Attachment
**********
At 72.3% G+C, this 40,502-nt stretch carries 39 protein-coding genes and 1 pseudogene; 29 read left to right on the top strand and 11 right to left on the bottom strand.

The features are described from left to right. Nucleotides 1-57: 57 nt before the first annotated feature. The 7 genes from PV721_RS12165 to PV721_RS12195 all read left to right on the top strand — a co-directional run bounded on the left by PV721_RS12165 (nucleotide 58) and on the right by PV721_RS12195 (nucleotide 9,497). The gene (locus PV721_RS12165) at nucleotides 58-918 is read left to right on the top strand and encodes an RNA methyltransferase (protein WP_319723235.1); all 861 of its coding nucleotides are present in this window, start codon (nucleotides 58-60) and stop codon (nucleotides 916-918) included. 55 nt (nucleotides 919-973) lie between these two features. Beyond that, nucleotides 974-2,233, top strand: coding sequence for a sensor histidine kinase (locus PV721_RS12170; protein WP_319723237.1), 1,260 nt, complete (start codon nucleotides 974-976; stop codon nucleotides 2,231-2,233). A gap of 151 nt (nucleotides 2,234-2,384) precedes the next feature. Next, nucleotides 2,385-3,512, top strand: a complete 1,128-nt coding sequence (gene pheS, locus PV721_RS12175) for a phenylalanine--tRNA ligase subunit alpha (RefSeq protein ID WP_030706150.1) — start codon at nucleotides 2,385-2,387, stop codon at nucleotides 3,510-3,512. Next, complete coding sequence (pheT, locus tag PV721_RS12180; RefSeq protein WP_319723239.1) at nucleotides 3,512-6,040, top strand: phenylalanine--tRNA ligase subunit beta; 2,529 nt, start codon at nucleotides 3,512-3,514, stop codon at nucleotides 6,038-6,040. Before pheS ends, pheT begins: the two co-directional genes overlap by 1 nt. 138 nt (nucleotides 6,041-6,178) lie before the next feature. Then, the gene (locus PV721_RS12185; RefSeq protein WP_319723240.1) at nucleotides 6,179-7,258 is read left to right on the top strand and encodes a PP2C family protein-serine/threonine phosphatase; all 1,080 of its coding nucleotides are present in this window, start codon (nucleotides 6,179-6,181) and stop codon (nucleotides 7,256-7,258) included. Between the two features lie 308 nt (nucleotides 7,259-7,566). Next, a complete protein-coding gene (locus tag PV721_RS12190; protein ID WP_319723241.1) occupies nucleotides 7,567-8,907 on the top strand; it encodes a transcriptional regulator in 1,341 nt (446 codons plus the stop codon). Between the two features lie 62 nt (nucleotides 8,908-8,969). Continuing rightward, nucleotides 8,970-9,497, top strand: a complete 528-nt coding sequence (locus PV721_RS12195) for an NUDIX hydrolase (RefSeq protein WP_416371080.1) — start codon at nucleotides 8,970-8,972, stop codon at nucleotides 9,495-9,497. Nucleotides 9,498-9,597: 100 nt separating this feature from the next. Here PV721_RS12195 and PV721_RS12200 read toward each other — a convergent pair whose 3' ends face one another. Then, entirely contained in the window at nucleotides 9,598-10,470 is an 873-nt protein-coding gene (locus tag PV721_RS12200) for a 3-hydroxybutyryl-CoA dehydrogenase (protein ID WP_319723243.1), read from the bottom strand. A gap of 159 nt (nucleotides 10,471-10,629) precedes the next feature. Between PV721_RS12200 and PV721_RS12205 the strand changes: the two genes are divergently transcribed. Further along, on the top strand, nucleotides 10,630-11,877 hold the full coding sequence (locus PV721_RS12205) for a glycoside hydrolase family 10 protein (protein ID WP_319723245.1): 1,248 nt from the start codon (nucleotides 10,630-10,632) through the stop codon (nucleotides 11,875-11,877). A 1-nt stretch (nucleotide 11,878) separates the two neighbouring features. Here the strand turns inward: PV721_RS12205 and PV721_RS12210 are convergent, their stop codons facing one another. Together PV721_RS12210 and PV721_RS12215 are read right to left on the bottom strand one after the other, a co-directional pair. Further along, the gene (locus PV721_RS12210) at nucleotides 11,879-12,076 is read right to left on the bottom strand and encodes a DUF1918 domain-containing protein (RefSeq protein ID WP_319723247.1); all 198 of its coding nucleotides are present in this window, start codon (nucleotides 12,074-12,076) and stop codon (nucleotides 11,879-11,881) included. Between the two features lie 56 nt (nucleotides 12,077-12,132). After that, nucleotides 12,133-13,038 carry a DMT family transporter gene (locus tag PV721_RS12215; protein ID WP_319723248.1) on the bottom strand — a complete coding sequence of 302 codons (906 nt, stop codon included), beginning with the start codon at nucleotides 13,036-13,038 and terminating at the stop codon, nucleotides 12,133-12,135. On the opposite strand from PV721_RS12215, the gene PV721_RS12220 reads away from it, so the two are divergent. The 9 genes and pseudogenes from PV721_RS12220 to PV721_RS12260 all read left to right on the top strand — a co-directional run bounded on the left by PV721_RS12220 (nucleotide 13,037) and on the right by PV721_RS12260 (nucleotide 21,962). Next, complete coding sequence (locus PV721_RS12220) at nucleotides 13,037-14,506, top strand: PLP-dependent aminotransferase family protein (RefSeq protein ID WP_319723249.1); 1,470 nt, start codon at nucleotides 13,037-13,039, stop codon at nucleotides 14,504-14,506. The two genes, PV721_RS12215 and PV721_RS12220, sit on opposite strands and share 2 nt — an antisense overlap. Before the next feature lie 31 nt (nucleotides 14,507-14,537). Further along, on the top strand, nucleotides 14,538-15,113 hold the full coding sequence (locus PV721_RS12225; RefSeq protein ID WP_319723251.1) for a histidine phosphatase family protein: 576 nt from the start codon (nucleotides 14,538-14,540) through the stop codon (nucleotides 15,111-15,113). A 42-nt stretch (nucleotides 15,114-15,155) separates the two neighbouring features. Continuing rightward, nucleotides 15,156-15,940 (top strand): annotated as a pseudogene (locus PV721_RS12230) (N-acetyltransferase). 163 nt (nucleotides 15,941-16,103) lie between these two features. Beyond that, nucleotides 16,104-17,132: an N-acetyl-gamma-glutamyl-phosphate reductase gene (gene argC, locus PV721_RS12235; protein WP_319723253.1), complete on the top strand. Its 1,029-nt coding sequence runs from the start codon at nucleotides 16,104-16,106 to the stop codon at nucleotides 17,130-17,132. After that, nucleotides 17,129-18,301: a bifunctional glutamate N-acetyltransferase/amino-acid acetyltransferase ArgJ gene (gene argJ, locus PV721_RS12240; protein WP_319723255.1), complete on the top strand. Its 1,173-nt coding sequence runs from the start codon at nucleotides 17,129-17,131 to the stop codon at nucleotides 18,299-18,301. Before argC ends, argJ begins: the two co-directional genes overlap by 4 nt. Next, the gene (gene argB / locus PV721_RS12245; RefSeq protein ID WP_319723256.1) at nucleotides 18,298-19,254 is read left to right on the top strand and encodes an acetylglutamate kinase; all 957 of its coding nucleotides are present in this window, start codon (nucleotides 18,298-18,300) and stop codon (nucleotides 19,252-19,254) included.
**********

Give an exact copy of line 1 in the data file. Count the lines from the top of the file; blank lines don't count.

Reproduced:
At 72.3% G+C, this 40,502-nt stretch carries 39 protein-coding genes and 1 pseudogene; 29 read left to right on the top strand and 11 right to left on the bottom strand.